Not quite daily bread


Just caught up with the first instalment of the new Paul Hollywood series on BBC2. I’ve been baking my own bread for about six months and, I think, getting steadily better at it. Lunches in the respective offices in our house often comprise homemade soup (courtesy of the bidey-in) and my homemade bread. And they rock. Mightily. If we manage to resist consuming the whole thing as soon as it’s cool enough to eat, a loaf lasts us 3-4 days. Which means I’m making a loaf once or twice a week. Most often I do this on a Sunday.

All of which is very pleasant and by-the-by, but the point of talking about this on the blog is this: baking bread is pretty much the ideal cooking activity for the writer. The rhythm of it is perfect. 20 mins mixing and kneading (and thinking about what you’re going to write), then 1-2 hours proving allows you to get down to the keyboard. Once the dough’s proved you can then knock it back and shape it, and then go back to the keyboard for another hour or so before finally sticking the thing in the oven. 30-40 mins cooking, a quick break to take it out and get it on the rack and then another half hour to cool, and you end your Sunday afternoon having had 4 hours writing and can reward your industry with a slice of your freshly baked loaf. Superb.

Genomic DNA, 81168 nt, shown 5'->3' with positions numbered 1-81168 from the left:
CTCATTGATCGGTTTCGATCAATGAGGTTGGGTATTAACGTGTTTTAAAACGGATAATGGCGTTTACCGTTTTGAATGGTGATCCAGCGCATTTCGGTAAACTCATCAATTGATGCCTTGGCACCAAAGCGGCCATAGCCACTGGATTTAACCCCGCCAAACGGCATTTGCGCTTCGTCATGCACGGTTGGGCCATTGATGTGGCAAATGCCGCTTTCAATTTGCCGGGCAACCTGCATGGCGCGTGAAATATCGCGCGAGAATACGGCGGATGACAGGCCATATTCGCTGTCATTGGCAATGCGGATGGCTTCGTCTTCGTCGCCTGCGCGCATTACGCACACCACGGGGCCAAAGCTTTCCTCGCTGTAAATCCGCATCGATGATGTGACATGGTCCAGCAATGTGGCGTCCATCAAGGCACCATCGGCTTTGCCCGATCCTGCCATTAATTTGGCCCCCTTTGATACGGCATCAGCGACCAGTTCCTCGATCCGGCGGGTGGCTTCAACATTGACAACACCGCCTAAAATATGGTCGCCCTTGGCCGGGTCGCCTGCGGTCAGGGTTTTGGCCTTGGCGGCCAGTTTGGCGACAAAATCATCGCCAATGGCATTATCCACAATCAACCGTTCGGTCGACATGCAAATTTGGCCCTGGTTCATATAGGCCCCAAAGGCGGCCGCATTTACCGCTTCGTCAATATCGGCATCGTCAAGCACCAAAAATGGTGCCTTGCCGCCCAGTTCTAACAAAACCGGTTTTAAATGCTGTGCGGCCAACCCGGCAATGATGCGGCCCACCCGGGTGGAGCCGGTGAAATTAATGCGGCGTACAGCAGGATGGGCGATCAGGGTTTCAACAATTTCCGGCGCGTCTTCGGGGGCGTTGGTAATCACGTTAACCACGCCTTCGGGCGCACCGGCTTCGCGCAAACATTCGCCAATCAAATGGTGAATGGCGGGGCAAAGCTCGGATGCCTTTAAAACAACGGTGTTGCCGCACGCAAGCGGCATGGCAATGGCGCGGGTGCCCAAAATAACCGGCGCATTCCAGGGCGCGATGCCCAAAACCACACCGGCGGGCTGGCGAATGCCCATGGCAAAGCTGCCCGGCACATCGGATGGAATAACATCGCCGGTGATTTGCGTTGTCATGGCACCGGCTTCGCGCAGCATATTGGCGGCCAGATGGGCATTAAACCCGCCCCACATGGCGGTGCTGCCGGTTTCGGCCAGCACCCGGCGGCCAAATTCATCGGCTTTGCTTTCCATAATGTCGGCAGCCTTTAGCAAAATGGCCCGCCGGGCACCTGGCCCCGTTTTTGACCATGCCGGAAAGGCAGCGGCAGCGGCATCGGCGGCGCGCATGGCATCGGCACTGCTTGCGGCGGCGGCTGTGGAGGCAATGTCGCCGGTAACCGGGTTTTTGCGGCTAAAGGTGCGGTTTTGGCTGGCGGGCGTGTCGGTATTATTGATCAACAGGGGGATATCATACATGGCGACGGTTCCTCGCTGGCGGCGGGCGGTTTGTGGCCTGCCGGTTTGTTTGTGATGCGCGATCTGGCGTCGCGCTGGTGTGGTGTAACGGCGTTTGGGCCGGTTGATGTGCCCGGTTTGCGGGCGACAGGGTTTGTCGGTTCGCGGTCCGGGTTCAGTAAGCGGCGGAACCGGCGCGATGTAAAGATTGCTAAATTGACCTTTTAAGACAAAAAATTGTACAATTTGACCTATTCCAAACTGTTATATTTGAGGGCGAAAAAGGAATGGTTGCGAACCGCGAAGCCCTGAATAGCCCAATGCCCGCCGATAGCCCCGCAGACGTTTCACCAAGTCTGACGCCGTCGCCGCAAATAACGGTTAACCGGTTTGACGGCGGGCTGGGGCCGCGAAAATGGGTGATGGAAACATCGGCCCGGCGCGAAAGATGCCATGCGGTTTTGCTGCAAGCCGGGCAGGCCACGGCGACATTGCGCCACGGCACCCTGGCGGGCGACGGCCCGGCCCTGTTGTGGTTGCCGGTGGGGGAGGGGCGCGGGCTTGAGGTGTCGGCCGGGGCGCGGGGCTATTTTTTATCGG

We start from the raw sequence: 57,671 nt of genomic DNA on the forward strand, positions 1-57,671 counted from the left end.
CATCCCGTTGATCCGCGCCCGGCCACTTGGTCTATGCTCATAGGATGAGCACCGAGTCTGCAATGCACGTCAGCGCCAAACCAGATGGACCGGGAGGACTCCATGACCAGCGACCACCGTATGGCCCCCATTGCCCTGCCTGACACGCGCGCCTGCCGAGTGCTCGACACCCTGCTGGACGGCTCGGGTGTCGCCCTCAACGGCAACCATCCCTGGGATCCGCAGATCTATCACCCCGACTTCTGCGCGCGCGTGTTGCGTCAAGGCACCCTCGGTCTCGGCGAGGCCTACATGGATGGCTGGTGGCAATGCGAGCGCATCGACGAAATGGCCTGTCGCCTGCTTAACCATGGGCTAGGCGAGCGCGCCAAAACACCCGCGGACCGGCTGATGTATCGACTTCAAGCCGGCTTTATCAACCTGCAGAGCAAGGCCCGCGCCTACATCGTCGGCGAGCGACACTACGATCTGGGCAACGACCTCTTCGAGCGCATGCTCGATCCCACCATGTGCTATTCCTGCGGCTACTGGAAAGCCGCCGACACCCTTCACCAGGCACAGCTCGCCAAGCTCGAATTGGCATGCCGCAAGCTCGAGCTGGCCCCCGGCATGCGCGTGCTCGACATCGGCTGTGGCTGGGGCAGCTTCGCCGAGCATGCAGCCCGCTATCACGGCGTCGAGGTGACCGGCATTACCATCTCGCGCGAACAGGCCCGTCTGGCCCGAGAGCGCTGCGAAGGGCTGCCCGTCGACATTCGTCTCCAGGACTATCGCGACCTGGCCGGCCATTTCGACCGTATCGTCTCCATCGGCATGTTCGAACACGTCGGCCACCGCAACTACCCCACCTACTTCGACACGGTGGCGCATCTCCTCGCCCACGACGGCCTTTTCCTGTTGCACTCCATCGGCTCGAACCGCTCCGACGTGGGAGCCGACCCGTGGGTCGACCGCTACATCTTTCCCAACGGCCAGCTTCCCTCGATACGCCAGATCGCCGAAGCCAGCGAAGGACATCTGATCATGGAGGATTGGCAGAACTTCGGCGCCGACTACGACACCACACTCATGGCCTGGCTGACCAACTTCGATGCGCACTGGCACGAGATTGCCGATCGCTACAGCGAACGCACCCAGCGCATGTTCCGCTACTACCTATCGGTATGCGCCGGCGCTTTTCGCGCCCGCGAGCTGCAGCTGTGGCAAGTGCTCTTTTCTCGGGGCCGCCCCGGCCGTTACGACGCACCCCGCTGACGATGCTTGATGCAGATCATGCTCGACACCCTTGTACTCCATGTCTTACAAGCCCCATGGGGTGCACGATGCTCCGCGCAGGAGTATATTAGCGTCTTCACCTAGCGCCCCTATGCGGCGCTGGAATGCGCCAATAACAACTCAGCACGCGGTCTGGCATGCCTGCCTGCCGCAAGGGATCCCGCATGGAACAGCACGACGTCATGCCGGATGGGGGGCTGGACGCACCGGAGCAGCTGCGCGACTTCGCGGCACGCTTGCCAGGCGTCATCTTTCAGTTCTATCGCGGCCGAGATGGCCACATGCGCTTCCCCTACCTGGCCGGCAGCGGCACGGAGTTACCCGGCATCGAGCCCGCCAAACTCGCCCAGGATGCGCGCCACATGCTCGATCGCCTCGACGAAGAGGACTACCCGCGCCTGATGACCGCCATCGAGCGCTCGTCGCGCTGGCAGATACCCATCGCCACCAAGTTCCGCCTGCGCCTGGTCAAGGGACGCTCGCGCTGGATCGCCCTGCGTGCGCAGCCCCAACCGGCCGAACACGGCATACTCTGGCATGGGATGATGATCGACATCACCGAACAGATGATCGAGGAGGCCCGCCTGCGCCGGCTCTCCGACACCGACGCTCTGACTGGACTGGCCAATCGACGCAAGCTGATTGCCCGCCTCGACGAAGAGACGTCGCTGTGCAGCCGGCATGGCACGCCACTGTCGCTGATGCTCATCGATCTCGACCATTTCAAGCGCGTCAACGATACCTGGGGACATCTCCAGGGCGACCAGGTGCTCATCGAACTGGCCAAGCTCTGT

You just have to remember to wash your hands. You really don’t want to be getting dough down the cracks of your keyboard.

2 thoughts on “Not quite daily bread

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